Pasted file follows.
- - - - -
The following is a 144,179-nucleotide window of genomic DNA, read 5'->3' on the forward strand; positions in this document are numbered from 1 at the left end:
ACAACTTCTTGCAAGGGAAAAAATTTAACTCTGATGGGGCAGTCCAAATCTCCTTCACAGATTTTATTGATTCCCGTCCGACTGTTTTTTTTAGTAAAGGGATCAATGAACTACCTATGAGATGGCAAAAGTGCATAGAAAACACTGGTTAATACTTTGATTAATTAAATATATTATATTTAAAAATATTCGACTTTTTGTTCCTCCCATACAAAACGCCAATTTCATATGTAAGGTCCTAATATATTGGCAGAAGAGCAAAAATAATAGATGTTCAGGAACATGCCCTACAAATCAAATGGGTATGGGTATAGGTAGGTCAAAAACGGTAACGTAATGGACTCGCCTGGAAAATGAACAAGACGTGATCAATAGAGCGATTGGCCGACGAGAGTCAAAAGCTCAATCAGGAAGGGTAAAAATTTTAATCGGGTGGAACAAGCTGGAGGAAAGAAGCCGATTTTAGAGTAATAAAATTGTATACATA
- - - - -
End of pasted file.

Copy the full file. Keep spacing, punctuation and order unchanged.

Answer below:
The following is a 144,179-nucleotide window of genomic DNA, read 5'->3' on the forward strand; positions in this document are numbered from 1 at the left end:
ACAACTTCTTGCAAGGGAAAAAATTTAACTCTGATGGGGCAGTCCAAATCTCCTTCACAGATTTTATTGATTCCCGTCCGACTGTTTTTTTTAGTAAAGGGATCAATGAACTACCTATGAGATGGCAAAAGTGCATAGAAAACACTGGTTAATACTTTGATTAATTAAATATATTATATTTAAAAATATTCGACTTTTTGTTCCTCCCATACAAAACGCCAATTTCATATGTAAGGTCCTAATATATTGGCAGAAGAGCAAAAATAATAGATGTTCAGGAACATGCCCTACAAATCAAATGGGTATGGGTATAGGTAGGTCAAAAACGGTAACGTAATGGACTCGCCTGGAAAATGAACAAGACGTGATCAATAGAGCGATTGGCCGACGAGAGTCAAAAGCTCAATCAGGAAGGGTAAAAATTTTAATCGGGTGGAACAAGCTGGAGGAAAGAAGCCGATTTTAGAGTAATAAAATTGTATACATA